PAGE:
Some time ago, the kit was previewed right here on MM. The sprues in my boxing are just the same as those you see in the preview, except one of the two kits is moulded in a kind of blue grey plastic, presumably so kids in Japan can make the tactical version without painting it.

If you can't be bothered clicking the link, basically this is a nicely moulded kit with engraved panel lines, empty window holes, and a cargo door you can pose open to see the non-detailed interior. There is a cockpit bulkhead but no interior detail, and it comes with a stand.

Assuming you don't want to scratch build a cockpit in 1/200 scale, you can simply assemble the floor and back wall and install them straight into one side of the fuselage. I painted that area black and the rest of the interior an interior green colour. Before racing ahead to seal up the fuselage be sure to put in the two main wheel wells - they install from the inside.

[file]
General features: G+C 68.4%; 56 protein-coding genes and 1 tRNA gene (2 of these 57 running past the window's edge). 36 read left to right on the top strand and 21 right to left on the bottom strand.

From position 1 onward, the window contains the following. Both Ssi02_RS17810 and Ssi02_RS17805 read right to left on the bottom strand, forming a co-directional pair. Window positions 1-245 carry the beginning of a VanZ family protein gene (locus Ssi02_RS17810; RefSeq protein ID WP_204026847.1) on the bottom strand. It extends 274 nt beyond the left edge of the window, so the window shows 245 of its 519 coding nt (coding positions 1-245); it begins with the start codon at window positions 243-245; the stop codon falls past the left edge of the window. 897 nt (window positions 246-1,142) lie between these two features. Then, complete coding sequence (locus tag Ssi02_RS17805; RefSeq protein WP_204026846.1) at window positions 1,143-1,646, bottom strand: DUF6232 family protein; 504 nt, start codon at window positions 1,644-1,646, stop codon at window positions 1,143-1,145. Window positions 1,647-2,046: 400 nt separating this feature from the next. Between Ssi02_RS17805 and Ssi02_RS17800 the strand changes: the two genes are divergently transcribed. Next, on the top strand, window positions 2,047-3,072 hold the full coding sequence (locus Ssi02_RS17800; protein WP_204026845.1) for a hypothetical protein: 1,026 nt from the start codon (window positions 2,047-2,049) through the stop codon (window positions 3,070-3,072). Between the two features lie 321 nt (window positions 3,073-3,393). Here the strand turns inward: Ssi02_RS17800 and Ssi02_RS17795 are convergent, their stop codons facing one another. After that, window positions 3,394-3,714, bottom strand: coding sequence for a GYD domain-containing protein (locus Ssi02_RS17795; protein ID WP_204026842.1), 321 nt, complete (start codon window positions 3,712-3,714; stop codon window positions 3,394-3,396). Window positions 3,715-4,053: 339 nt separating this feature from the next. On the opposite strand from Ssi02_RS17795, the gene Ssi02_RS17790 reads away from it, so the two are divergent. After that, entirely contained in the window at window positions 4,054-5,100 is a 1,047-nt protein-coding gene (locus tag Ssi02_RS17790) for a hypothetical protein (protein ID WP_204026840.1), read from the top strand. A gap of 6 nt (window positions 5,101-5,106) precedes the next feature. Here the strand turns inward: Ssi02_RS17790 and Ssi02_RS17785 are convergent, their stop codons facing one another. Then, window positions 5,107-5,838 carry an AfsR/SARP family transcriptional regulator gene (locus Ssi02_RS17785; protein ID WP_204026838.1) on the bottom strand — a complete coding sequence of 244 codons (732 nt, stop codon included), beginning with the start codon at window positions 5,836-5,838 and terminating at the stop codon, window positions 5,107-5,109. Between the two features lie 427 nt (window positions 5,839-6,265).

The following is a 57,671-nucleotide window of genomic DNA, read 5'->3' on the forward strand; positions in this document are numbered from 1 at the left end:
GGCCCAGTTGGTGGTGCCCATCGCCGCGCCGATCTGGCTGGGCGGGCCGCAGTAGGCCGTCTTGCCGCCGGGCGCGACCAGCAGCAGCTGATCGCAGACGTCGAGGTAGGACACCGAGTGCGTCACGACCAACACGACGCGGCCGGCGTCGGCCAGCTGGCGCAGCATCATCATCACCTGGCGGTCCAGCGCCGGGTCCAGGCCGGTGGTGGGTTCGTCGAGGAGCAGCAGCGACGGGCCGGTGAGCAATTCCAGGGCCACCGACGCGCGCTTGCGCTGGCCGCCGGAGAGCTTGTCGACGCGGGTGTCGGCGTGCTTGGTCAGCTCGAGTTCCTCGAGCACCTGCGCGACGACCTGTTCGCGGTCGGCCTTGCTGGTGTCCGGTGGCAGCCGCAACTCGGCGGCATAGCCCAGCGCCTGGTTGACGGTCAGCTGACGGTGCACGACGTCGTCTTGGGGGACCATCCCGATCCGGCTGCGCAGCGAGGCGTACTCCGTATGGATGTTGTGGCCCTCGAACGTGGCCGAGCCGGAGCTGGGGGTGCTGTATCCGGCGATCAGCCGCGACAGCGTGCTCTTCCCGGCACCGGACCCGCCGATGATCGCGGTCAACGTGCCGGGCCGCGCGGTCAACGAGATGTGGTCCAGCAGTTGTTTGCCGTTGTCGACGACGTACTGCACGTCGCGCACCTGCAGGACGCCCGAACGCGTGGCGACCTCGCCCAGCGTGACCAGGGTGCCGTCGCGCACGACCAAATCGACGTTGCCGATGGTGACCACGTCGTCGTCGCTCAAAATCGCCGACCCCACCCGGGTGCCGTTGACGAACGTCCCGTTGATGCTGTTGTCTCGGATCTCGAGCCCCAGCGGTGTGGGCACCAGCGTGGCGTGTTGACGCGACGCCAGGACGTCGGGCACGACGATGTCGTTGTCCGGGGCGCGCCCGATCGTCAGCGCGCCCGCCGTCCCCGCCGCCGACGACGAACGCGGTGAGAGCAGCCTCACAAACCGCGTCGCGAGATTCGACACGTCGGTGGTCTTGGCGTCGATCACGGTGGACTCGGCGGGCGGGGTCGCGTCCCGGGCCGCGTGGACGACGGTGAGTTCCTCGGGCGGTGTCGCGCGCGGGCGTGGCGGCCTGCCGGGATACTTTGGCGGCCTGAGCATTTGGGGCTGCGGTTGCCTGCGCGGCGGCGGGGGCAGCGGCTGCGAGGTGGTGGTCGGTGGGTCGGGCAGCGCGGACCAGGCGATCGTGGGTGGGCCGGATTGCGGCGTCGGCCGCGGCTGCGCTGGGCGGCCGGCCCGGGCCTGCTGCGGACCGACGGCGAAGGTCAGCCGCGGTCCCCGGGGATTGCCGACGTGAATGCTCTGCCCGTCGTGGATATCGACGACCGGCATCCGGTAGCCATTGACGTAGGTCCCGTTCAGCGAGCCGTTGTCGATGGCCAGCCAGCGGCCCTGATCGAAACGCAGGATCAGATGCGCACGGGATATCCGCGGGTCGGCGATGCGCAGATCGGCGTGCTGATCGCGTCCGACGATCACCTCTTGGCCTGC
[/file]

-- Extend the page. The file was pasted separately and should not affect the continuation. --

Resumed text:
You need nose weight. Without it, the plane will still sit on its wheels, but with nose weight, it actually takes some weight on the nose wheel. I didn't do that on one of my three C-130 builds and you can tell the difference. 

If you've decided to pose the cargo door open, paint the inside of the cargo bay and consider whether you want to add any detail inside. It's small and dark but you could see some extra work around the opening.